In other words, “Best Selling” or “Popularity” should factor into the default sort type, but they shouldn’t be the only factors.
To most effectively convey a category’s true breadth, a product list should represent all of its major product types within the first 20 or so products on desktop (and within the first 10 or so on mobile, due to fewer products being visible at once).
In most cases, “Relevance” can simply be the same as a standard “Best Selling” order, but with the modification that any product type that constitutes more than 10% of the overall list is included among the first 20 products, regardless of its overall sales.
This implementation ensures that the product list will highlight the variety of product types available, while also being relatively simple to apply.
For a more sophisticated representation of the diversity of a product list, the default “Relevance” sorting can also be refined to incorporate a matrix of data points.
In effect, this approach uses product subtypes as the foundation of the sort order and adjusts the display sequence using additional data, including sales rank, user ratings, pageviews, interrelationships, etc.
The exact distribution or priority of data points is an obvious candidate for both ongoing multivariate testing and for machine learning. Additionally, the distribution of data points can even differ from category to category and can also be part of the site’s personalization efforts, adjusting the default “Relevance” sorting based on each individual user’s prior actions and purchase history.
Additionally, when implementing a diversity-based default sorting method, it’s important that the sort type naming doesn’t mislead the user about how the items are sorted.
For instance, while a sort type name such as “Popular” may not technically be misleading (“the most popular items within the selected subproduct types”), in practice test users were observed to equate “popular” with “best selling” — in other words, taking only popularity into account.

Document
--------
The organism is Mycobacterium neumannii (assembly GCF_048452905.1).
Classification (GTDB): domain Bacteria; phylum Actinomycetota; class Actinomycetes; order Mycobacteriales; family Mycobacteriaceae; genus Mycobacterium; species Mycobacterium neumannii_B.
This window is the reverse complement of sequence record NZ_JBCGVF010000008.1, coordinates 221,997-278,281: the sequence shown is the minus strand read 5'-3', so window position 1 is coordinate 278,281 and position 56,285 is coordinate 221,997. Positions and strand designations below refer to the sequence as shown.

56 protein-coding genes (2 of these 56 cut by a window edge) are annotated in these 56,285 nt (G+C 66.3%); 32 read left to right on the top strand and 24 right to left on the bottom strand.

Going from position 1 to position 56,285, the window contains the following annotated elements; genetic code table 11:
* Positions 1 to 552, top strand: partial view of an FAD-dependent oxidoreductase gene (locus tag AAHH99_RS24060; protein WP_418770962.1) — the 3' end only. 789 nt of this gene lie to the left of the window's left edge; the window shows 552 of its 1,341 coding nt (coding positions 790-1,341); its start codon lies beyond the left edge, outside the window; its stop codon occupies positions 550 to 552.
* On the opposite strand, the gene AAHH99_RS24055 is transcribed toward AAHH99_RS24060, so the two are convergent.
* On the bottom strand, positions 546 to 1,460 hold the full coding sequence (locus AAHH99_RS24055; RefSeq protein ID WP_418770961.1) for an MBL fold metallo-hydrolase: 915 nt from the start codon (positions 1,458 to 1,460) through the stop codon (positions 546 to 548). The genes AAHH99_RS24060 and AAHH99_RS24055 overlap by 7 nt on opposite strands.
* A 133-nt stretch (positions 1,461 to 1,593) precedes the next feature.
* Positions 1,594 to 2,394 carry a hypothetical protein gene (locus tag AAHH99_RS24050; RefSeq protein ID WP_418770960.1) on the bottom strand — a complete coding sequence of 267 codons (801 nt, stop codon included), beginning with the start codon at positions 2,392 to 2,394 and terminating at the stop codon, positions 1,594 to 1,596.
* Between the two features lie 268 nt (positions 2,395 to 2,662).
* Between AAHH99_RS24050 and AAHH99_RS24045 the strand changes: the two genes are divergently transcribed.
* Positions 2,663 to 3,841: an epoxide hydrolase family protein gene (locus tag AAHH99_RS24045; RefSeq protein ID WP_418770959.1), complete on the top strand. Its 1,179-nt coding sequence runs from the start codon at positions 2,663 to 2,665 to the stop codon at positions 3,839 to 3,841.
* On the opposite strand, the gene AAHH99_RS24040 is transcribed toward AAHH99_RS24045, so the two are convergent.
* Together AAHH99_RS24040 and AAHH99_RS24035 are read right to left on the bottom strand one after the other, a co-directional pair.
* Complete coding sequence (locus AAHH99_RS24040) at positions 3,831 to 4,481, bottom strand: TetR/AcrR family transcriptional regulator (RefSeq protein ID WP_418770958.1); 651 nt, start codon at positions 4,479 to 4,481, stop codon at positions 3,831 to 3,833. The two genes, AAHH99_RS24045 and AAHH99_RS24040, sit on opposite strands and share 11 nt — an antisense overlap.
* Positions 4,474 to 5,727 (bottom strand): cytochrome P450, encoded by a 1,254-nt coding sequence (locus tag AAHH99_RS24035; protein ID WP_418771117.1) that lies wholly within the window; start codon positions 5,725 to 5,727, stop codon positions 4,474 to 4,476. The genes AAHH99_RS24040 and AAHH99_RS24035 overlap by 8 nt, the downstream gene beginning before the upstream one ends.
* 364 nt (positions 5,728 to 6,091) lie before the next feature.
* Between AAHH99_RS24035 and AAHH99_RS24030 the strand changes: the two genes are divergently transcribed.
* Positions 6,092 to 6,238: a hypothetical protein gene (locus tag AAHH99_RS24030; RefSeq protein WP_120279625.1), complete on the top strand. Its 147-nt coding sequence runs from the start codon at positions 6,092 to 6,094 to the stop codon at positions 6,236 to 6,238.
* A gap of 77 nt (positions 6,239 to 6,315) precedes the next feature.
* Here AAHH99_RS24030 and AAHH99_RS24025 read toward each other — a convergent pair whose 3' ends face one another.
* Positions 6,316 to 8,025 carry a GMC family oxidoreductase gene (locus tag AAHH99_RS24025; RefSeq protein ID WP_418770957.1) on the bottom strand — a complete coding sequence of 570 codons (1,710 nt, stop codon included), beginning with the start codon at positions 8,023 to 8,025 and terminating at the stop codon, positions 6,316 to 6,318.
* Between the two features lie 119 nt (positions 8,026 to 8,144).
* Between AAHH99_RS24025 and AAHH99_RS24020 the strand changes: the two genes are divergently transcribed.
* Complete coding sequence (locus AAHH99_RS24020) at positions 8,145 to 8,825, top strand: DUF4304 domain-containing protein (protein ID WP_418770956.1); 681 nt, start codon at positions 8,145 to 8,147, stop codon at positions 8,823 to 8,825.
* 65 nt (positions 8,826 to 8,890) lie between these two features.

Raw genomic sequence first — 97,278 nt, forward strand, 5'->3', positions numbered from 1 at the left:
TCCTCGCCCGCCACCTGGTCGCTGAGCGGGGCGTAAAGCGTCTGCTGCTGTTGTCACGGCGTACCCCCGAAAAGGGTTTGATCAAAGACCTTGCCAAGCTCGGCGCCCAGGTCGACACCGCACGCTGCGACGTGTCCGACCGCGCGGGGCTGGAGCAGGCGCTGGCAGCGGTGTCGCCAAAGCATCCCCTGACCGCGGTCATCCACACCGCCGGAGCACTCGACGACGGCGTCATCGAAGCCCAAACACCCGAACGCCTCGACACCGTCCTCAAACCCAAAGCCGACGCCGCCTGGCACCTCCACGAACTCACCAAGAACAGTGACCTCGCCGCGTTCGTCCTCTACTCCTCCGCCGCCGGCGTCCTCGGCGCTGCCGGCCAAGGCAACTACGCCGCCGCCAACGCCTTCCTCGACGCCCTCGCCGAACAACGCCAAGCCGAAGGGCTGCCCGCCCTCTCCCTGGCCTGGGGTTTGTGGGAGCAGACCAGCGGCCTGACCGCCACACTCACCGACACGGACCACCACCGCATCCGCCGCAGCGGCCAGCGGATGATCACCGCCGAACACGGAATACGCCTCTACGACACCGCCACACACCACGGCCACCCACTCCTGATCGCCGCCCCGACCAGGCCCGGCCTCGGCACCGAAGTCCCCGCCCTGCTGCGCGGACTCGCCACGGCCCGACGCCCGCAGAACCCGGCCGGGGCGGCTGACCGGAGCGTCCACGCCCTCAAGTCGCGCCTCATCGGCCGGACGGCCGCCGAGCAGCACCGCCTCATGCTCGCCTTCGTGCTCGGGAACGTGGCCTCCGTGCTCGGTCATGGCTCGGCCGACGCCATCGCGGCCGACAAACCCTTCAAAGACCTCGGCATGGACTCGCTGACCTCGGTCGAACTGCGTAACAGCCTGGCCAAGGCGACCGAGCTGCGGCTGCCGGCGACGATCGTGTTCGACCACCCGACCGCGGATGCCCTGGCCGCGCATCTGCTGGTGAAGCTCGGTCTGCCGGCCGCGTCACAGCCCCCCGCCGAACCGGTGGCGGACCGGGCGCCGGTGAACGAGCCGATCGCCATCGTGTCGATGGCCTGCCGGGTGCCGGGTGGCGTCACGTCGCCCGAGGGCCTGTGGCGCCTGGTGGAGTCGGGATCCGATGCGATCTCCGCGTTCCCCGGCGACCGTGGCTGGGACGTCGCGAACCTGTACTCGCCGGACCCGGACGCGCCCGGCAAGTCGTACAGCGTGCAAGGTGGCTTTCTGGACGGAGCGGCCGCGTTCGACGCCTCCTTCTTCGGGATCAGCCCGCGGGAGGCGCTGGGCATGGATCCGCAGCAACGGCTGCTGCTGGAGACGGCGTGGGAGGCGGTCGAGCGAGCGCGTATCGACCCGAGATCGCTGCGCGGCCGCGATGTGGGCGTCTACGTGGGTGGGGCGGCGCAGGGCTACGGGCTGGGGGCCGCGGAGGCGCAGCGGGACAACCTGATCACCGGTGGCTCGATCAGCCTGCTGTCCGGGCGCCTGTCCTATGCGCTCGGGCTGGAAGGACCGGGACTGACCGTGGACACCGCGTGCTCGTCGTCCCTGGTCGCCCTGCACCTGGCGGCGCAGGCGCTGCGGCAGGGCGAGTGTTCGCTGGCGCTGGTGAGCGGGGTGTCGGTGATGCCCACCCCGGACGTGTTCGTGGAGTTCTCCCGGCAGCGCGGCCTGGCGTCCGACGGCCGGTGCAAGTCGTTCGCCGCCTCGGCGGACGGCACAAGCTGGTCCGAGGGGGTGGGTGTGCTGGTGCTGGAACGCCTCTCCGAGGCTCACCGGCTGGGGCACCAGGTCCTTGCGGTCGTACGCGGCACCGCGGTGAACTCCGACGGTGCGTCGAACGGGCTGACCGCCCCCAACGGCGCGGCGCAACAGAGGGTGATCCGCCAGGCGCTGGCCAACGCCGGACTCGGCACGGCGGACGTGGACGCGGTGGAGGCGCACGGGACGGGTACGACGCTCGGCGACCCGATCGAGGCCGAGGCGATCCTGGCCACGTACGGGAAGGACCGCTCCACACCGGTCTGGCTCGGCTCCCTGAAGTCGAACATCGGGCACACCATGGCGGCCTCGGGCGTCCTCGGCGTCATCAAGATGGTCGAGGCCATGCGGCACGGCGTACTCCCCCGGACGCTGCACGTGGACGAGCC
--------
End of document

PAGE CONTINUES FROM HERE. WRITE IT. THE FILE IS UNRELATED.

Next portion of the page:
Instead, “Relevance” or “Featured” better indicate the broader sort method and provide slight ambiguity, implying that the site has had some say in what items are shown first on the list.
Finally, for some industries, the default “Relevance” matrix may also incorporate the change of seasons if some categories are of seasonal nature.
For example, when testing apparel sites, multiple users were disappointed when looking for jackets and finding only lightweight items such as blazers appear at the top of the list. Based on the (at the time of testing) cool season, surfacing heavier jackets instead would have been more relevant and appropriate.
Across multiple rounds of both desktop and mobile UX testing on both large and small retailers, we’ve observed how the default sort order has a heavy influence on users’ understanding of what a category has to offer and their willingness to explore to find products they’re interested in.
An ideal default sort type helps users visualize the diversity of product types available and gives them a starting point for using other sort types and the filtering tool as well to further hone the product list.
On the other hand, commonly used default sort types such as “Price”, “Alphabetical”, “User Rating”, and others simply don’t always capture the widest variety of available products, which can mislead users about the breadth of products they can find by exploring the product list.
Taking diversity into account, whether as a simple weight to “Best Selling” or a complex and dynamic algorithm, ensures sites can impress upon users the full array of products that are available.
This article presents the research findings from just 1 of the 580+ UX guidelines in Baymard Premium – get full access to learn how to create a “State of the Art” user experience for product lists, filtering and sorting.